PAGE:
Upon its accidental arrival in the U.S., as with most other invasive species, brown marmorated stink bug (BMSB) numbers expanded quickly in the absence of natural enemies that it left behind in its native Asia. For a number of years, we have studied how our native natural enemies attack BMSB and found that they are not effective in keeping it from damaging crops. But that came to an end in 2014 when Trissolcus japonicas, often referred to by researchers as just Tj, wild populations were found in Maryland. Like BMSB, it had found its way to the U.S. accidentally. Researchers working with Tj have given this wasp the informal common name of ‘samurai wasp.’ Despite its small size of 1 to 2 mm, Trissolcus japonicas, or Tj, is an important natural enemy of the BMSB in Asia.
Tj is an egg parasitoid of stink bugs. A female inserts a single egg inside a stink bug egg, then the Tj larvae hatches and kills the stink bug egg. Since BMSB lays eggs in groups of 28 to 35, Tj must place an egg into each of the stink bug eggs to control egg hatch of the entire mass. A Tj female will typically have 42 eggs at any one time, more than enough for a BMSB egg mass. Since its original detection in 2014, Tj has been found in New York, Pennsylvania, Ohio, Virginia, New Jersey, Michigan, California, Washington, Oregon, Delaware, and Utah. Since 2007, Tj has been studied in quarantine laboratories in several locations in the U.S. to determine if it would be suitable for release and control of BMSB. But before approval was granted for release, Tj was detected in the field. Genetic matching studies have found that these wasps were from a different population than those in quarantine.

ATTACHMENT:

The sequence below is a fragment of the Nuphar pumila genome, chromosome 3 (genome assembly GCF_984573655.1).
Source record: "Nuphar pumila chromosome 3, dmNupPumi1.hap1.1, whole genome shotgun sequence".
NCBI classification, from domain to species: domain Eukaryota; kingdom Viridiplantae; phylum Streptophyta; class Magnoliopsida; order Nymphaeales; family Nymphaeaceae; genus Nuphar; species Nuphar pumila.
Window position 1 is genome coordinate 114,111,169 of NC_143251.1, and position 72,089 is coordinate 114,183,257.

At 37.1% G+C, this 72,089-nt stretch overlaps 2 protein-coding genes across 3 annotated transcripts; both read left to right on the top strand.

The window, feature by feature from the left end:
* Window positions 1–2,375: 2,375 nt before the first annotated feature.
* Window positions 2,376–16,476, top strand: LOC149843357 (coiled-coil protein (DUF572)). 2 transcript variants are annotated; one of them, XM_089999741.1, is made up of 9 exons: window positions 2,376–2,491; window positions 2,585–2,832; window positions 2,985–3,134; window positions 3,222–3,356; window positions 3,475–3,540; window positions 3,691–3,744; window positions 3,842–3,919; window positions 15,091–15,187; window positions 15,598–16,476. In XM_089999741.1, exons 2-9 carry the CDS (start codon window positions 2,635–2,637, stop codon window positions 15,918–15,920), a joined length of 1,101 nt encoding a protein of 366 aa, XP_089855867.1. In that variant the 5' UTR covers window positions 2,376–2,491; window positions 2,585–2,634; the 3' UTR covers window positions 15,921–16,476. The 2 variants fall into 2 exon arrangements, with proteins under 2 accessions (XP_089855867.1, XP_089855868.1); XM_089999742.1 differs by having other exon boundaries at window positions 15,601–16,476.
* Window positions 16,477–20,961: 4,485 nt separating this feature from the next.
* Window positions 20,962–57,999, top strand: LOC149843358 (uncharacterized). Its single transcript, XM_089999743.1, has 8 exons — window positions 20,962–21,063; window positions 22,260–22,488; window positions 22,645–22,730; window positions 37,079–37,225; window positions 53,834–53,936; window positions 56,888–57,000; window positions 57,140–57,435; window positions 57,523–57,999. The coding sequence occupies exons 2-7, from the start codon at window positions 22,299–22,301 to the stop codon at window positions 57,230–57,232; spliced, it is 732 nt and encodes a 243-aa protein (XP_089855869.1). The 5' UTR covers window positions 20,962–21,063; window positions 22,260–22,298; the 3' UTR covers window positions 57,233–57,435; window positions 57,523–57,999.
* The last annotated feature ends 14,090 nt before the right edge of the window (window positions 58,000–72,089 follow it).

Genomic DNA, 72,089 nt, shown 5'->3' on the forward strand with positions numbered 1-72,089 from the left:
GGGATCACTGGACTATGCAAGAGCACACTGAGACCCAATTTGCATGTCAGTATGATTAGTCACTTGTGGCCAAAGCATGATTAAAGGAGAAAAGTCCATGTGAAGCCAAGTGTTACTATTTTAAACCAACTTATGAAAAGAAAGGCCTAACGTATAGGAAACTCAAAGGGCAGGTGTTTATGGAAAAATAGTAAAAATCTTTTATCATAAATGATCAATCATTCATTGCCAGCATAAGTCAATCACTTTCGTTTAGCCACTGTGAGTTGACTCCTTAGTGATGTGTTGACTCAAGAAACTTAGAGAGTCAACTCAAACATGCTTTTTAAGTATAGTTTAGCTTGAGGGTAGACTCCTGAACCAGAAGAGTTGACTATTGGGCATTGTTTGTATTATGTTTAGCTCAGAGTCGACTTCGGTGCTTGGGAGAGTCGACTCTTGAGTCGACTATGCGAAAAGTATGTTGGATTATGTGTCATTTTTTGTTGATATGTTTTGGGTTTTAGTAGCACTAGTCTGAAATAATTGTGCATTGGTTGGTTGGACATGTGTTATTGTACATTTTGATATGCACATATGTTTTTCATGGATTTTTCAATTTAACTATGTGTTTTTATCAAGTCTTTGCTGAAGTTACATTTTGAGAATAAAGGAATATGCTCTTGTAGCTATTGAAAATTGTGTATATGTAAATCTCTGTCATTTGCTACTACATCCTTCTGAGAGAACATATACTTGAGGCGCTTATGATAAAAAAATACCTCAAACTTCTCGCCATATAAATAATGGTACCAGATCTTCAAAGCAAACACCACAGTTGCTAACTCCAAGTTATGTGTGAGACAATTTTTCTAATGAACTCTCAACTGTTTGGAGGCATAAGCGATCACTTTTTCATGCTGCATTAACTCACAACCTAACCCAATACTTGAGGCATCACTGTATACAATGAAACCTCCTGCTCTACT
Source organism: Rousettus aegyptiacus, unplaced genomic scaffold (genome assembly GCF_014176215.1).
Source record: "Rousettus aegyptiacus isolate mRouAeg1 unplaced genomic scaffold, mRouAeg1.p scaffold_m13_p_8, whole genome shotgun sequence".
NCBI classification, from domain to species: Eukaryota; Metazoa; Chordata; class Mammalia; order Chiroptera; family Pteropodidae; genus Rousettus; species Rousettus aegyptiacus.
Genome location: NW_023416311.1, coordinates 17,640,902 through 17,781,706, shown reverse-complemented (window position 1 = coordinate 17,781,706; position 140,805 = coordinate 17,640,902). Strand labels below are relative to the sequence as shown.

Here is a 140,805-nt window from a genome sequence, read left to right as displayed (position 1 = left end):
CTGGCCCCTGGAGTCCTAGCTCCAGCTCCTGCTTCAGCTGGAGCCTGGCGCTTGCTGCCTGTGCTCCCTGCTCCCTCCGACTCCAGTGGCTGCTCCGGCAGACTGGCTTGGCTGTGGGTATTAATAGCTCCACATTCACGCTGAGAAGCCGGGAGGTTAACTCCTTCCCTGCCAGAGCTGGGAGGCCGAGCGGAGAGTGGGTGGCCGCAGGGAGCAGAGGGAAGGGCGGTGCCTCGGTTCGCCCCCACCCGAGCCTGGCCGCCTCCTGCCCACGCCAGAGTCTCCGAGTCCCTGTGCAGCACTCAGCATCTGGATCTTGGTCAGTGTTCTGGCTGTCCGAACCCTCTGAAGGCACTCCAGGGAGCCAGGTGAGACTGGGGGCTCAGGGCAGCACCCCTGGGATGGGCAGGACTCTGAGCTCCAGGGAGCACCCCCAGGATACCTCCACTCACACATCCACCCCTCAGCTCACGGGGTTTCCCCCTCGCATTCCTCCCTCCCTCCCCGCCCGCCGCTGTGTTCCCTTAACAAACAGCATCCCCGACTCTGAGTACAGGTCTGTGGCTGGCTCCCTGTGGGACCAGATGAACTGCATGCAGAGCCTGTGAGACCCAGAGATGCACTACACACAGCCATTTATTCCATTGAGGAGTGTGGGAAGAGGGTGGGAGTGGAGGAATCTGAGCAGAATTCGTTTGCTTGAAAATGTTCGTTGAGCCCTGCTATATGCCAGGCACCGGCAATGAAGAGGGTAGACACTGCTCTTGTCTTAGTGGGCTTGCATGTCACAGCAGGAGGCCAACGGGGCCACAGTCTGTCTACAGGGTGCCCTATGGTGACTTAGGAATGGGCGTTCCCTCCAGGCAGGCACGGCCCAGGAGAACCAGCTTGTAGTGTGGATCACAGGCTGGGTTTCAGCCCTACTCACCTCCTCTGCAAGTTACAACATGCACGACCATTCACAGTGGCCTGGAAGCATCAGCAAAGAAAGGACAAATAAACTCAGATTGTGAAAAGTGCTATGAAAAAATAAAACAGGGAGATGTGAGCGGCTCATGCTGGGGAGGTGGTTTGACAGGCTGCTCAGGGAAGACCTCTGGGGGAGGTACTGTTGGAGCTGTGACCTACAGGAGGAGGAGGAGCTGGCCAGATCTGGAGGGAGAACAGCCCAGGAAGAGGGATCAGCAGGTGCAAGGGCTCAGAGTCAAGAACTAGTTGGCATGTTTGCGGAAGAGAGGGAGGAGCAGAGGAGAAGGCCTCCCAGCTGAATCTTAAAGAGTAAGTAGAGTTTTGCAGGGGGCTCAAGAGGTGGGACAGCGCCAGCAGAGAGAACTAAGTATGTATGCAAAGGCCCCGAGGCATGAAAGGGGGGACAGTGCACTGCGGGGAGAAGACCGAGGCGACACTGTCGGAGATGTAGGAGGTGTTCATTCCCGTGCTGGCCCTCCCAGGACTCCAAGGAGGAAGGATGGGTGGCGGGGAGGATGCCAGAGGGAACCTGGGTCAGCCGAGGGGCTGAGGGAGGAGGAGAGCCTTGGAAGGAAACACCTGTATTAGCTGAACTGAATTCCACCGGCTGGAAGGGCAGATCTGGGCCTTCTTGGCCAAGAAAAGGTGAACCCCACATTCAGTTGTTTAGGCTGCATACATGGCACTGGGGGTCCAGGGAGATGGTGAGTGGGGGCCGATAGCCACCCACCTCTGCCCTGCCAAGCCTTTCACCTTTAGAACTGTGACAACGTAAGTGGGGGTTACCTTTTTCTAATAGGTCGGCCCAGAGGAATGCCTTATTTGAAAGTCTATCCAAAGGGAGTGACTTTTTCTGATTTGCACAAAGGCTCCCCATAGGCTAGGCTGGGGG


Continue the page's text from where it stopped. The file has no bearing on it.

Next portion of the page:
In Asia, Tj is able to parasitize up to 60% to 80% of BMSB eggs. If that level is realized in the U.S., Tj will provide significant control of BMSB. However, studies done in quarantine found that besides BMSB, Tj will also lay eggs in the eggs of spined soldier bug, but to a much lesser extent. Spined soldier bug is one of our predatory stink bugs and is considered a beneficial insect.
While we have not been able to detect Tj in Kentucky, a UK graduate student, Lauren Fann, has been trying since 2017. While USDA APHIS regulations prohibit us from bringing Tj across state lines without approval, once it arrives here on its own we will be able to conduct studies and potentially release it within the state. Ms. Fann’s studies with BMSB eggs masses have found that with our existing natural enemies, only 3% to 4% of BMSB eggs are parasitized and about 40% are eaten by predators. Having another enemy of BMSB will help to moderate its populations for years to come.
Ric Bessin, Extension Entomologist